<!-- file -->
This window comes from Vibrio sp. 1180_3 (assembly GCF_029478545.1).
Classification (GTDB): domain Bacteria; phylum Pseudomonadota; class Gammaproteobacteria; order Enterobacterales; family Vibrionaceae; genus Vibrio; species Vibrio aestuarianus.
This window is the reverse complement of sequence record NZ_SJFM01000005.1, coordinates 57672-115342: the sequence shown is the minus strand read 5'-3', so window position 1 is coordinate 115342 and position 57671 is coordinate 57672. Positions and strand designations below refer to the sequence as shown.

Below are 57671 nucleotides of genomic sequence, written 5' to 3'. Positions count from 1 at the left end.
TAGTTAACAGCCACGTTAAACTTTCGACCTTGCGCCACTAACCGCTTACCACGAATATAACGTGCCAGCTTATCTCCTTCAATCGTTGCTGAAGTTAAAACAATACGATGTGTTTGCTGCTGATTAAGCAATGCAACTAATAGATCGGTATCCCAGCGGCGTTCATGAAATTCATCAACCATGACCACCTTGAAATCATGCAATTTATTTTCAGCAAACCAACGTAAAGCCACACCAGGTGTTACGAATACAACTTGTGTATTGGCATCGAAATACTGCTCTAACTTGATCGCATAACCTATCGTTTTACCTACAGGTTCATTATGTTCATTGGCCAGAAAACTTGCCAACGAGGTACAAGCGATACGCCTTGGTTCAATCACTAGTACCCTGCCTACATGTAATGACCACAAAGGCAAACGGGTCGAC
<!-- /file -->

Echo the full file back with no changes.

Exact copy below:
This window comes from Vibrio sp. 1180_3 (assembly GCF_029478545.1).
Classification (GTDB): domain Bacteria; phylum Pseudomonadota; class Gammaproteobacteria; order Enterobacterales; family Vibrionaceae; genus Vibrio; species Vibrio aestuarianus.
This window is the reverse complement of sequence record NZ_SJFM01000005.1, coordinates 57672-115342: the sequence shown is the minus strand read 5'-3', so window position 1 is coordinate 115342 and position 57671 is coordinate 57672. Positions and strand designations below refer to the sequence as shown.

Below are 57671 nucleotides of genomic sequence, written 5' to 3'. Positions count from 1 at the left end.
TAGTTAACAGCCACGTTAAACTTTCGACCTTGCGCCACTAACCGCTTACCACGAATATAACGTGCCAGCTTATCTCCTTCAATCGTTGCTGAAGTTAAAACAATACGATGTGTTTGCTGCTGATTAAGCAATGCAACTAATAGATCGGTATCCCAGCGGCGTTCATGAAATTCATCAACCATGACCACCTTGAAATCATGCAATTTATTTTCAGCAAACCAACGTAAAGCCACACCAGGTGTTACGAATACAACTTGTGTATTGGCATCGAAATACTGCTCTAACTTGATCGCATAACCTATCGTTTTACCTACAGGTTCATTATGTTCATTGGCCAGAAAACTTGCCAACGAGGTACAAGCGATACGCCTTGGTTCAATCACTAGTACCCTGCCTACATGTAATGACCACAAAGGCAAACGGGTCGAC